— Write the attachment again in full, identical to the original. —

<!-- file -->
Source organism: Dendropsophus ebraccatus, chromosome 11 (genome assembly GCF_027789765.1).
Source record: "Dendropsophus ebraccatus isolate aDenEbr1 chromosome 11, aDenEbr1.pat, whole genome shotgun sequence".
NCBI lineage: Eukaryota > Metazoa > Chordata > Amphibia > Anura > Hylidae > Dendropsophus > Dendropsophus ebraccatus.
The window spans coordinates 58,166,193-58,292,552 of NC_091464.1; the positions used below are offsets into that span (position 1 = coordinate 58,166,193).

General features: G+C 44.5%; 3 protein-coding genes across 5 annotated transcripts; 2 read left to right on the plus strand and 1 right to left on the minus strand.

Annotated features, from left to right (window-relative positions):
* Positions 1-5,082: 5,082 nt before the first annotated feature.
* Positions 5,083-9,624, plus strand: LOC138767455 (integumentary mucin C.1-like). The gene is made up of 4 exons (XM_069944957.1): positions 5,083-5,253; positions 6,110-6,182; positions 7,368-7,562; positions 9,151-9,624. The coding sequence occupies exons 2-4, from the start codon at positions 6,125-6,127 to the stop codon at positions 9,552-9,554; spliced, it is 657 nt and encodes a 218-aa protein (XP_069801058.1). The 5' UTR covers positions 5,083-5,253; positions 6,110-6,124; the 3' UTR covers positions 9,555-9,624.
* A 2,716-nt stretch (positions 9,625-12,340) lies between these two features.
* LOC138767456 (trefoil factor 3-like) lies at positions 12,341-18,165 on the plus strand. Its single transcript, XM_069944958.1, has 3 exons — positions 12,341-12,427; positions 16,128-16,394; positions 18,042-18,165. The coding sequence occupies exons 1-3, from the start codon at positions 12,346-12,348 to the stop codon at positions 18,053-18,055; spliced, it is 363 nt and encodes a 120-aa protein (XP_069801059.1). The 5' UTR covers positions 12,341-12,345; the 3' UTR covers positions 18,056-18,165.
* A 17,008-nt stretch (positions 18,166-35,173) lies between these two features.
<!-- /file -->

Source organism: Dendropsophus ebraccatus, chromosome 11 (genome assembly GCF_027789765.1).
Source record: "Dendropsophus ebraccatus isolate aDenEbr1 chromosome 11, aDenEbr1.pat, whole genome shotgun sequence".
NCBI lineage: Eukaryota > Metazoa > Chordata > Amphibia > Anura > Hylidae > Dendropsophus > Dendropsophus ebraccatus.
The window spans coordinates 58,166,193-58,292,552 of NC_091464.1; the positions used below are offsets into that span (position 1 = coordinate 58,166,193).

General features: G+C 44.5%; 3 protein-coding genes across 5 annotated transcripts; 2 read left to right on the plus strand and 1 right to left on the minus strand.

Annotated features, from left to right (window-relative positions):
* Positions 1-5,082: 5,082 nt before the first annotated feature.
* Positions 5,083-9,624, plus strand: LOC138767455 (integumentary mucin C.1-like). The gene is made up of 4 exons (XM_069944957.1): positions 5,083-5,253; positions 6,110-6,182; positions 7,368-7,562; positions 9,151-9,624. The coding sequence occupies exons 2-4, from the start codon at positions 6,125-6,127 to the stop codon at positions 9,552-9,554; spliced, it is 657 nt and encodes a 218-aa protein (XP_069801058.1). The 5' UTR covers positions 5,083-5,253; positions 6,110-6,124; the 3' UTR covers positions 9,555-9,624.
* A 2,716-nt stretch (positions 9,625-12,340) lies between these two features.
* LOC138767456 (trefoil factor 3-like) lies at positions 12,341-18,165 on the plus strand. Its single transcript, XM_069944958.1, has 3 exons — positions 12,341-12,427; positions 16,128-16,394; positions 18,042-18,165. The coding sequence occupies exons 1-3, from the start codon at positions 12,346-12,348 to the stop codon at positions 18,053-18,055; spliced, it is 363 nt and encodes a 120-aa protein (XP_069801059.1). The 5' UTR covers positions 12,341-12,345; the 3' UTR covers positions 18,056-18,165.
* A 17,008-nt stretch (positions 18,166-35,173) lies between these two features.